In a 1973 interview, Minimalist sculptor and poet Carl Andre (born 1935) proclaimed: "I am a native son of Quincy, Massachusetts, proud of the town whether the town is proud of me or not." In lieu of an exhibition catalogue for his 1973 solo show at the Addison Gallery, Andre hired a commercial photographer to document landscapes from his hometown. Taken in the winter of that year, the resulting images of Quincy’s snow-covered headstones and monuments were composed into this artist’s book (the wry cover image is of a locally quarried headstone reading "Andre"). The stark black-and-white photographs focus on the industrial, working-class side of the city--the shipyard, railroad tracks, cranes and granite quarries--as well as on the creeks and dirt roads of its desolate wooded outskirts. An unusual work within Andre’s oeuvre, this artist’s book hints at the origins of his sculptural aesthetic.
Published by JRP|Ringier. Edited by Lynn Kost. Text by Gavin Delahunty, Lynn Kost, Valérie Mavridorakis.
Carl Andre (born 1935) was a poet before he was an artist, and between 1960 and 1965 he produced a substantial body of innovative visual poetry. Arranging language on paper as carefully and as sculpturally as he was later to arrange pieces of metal or bricks on the floor, Andre approached words as adjustable entities, to be moved around within the limits of the space of the sheet of paper. These works, made during the height of the international Concrete poetry movement, appeared alongside his sculptures in exhibitions and were excerpted in scholarly writings about the artist. With this volume, Andre’s influential poetic oeuvre is now gathered comprehensively for the first time. The poems, which were often typed on 8 x 11 paper, are reproduced in quasi-facsimile, to convey Andre’s sculptural intentions. Also included are essays by art historians Gavin Delahunty and Valérie Mavridorakis, and curator Lynn Kost.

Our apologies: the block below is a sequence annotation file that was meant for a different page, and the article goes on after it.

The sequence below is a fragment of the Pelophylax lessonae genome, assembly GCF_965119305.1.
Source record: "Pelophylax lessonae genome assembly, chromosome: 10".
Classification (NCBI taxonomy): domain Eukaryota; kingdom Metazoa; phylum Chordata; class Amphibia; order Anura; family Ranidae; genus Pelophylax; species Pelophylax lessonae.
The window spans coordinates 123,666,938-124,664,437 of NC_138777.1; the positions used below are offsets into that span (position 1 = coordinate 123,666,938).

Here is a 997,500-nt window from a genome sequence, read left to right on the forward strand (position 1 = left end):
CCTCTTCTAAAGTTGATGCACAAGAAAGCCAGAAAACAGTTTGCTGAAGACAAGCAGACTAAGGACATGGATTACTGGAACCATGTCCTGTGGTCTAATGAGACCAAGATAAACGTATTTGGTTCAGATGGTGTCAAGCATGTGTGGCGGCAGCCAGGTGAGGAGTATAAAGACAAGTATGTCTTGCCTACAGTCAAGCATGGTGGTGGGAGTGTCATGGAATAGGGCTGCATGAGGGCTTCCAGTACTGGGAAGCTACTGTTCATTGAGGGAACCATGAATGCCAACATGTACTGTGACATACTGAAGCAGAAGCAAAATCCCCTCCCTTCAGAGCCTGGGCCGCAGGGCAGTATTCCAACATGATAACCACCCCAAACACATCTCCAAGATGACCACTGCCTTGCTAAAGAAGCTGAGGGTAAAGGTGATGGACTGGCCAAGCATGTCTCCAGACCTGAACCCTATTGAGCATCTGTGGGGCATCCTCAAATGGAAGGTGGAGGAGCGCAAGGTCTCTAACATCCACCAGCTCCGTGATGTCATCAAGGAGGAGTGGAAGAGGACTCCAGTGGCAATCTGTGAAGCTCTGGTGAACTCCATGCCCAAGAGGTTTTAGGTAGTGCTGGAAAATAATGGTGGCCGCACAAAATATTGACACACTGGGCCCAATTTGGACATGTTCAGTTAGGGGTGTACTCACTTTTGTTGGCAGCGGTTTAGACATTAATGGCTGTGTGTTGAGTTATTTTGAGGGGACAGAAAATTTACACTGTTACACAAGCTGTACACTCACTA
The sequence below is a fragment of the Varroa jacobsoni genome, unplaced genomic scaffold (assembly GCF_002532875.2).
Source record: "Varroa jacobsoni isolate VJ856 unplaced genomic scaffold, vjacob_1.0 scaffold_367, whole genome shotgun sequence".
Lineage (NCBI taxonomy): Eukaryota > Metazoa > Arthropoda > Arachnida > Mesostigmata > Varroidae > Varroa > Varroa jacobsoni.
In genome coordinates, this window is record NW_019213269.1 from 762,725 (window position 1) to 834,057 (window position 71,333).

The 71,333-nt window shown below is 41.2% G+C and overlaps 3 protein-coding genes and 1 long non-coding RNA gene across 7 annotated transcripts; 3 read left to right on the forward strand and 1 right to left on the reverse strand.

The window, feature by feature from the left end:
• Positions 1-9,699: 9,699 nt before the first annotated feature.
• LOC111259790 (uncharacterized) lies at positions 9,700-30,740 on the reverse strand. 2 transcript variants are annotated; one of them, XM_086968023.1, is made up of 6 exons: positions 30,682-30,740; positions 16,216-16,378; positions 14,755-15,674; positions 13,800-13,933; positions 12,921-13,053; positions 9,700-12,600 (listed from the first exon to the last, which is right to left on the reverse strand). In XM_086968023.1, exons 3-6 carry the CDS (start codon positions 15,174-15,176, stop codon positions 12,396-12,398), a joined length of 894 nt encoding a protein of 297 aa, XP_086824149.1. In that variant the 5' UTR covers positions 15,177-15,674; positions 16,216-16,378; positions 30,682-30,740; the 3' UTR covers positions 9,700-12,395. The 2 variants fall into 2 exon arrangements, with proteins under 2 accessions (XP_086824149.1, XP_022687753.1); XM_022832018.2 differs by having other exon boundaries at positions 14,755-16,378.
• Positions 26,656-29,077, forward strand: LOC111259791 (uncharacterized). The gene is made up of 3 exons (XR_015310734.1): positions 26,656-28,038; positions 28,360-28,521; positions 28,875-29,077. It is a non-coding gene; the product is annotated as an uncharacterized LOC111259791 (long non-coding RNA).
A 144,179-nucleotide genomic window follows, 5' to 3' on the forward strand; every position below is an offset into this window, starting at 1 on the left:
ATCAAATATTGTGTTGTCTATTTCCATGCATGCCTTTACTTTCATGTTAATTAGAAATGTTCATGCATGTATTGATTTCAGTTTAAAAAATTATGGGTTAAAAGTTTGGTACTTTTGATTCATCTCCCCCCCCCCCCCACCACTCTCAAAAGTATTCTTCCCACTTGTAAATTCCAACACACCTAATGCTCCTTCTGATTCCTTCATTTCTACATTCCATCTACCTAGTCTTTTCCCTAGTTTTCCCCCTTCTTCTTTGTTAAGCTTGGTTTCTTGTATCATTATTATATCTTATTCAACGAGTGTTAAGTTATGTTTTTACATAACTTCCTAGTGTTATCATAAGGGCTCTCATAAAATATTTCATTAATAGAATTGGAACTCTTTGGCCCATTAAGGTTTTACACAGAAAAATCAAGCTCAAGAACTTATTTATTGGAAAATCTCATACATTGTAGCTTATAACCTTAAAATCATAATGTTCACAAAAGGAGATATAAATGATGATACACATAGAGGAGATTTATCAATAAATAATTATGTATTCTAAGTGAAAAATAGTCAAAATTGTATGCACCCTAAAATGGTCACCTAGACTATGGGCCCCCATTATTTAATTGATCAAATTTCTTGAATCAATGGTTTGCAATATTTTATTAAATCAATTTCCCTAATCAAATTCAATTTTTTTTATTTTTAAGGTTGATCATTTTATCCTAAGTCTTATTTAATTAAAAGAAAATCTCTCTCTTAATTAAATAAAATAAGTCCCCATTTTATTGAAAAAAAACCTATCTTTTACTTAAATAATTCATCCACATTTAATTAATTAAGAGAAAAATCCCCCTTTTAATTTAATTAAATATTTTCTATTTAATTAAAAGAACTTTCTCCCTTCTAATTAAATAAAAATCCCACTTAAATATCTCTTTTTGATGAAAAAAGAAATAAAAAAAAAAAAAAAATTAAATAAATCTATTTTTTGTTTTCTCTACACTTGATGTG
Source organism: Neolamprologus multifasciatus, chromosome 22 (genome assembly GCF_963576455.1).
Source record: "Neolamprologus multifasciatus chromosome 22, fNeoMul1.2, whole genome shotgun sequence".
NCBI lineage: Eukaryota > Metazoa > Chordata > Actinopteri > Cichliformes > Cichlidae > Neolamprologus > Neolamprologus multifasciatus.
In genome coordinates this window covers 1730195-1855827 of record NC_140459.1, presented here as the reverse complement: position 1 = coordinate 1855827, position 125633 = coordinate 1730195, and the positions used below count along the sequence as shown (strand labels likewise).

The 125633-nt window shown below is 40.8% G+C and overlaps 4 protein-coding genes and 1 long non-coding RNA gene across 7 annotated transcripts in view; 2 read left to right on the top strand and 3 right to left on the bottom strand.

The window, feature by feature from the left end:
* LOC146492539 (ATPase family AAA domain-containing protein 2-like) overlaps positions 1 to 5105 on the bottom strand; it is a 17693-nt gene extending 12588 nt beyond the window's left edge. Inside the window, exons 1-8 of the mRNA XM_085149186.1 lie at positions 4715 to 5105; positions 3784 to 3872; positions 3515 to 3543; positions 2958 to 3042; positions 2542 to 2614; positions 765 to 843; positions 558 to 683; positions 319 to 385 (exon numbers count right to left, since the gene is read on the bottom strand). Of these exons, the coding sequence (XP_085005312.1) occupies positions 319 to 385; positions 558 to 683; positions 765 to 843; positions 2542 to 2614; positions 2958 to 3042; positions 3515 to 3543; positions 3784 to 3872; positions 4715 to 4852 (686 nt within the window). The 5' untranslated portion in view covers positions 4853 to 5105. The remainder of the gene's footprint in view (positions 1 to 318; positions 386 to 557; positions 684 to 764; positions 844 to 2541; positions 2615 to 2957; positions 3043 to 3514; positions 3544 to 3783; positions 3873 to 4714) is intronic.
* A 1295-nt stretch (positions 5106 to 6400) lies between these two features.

Published by Walther König, Köln. Text by Roland Mönig, Letizia Ragaglia, Guido de Ward.
Carl Andre (born 1935) stands alongside Sol LeWitt and Donald Judd as a founding father of American Minimalism. Since the early 1960s, he has transformed the popular understanding of sculpture, opening up the works to public interaction and everyday experience. This catalogue is the first comprehensive publication on Andre since 1996, and therefore provides the most complete overview to date. It reproduces a selection of Andre’s early Concrete poems, made between 1961 and 1968, linking them to his sculptural methods in their mutual aim to cut, stack and arrange discrete elements. Several sculptures are reproduced here for the first time, from early works such as “Convex Pyramid” (1959) to several works from the early 2000s that revisit this fledgling piece, as well as numerous examples of Andre’s famous floor sculptures from 1969 to 2010. Concise, thorough and sleek in design, it provides a fresh revisioning of this major artist.
Published by Walther König, Köln. Essay by Eva Meyer-Hermann.
When this beautiful catalog was first proposed, I rashly promised to write a dedicatory poem for it. But when I saw the first proof pages, it dawned on me that all the works which Elsbeth and Ruedi had made possible for me to create are in themselves an ongoing poem which I could never surpass. So writes Carl Andre of his work in Glarus, a Swiss mountain town.
BOOK FORMAT Hardcover, 11.5 x 8.5 in. / 121 pgs / 95 color / 8 bw.
PUBLISHING STATUS Pub Date 3/1/2006 Out of print
DISTRIBUTION D.A.P. Exclusive Catalog: SPRING 2006 p. 145
PRODUCT DETAILS ISBN 9783883759838SDNR30 List Price: $68.00 CDN $80.00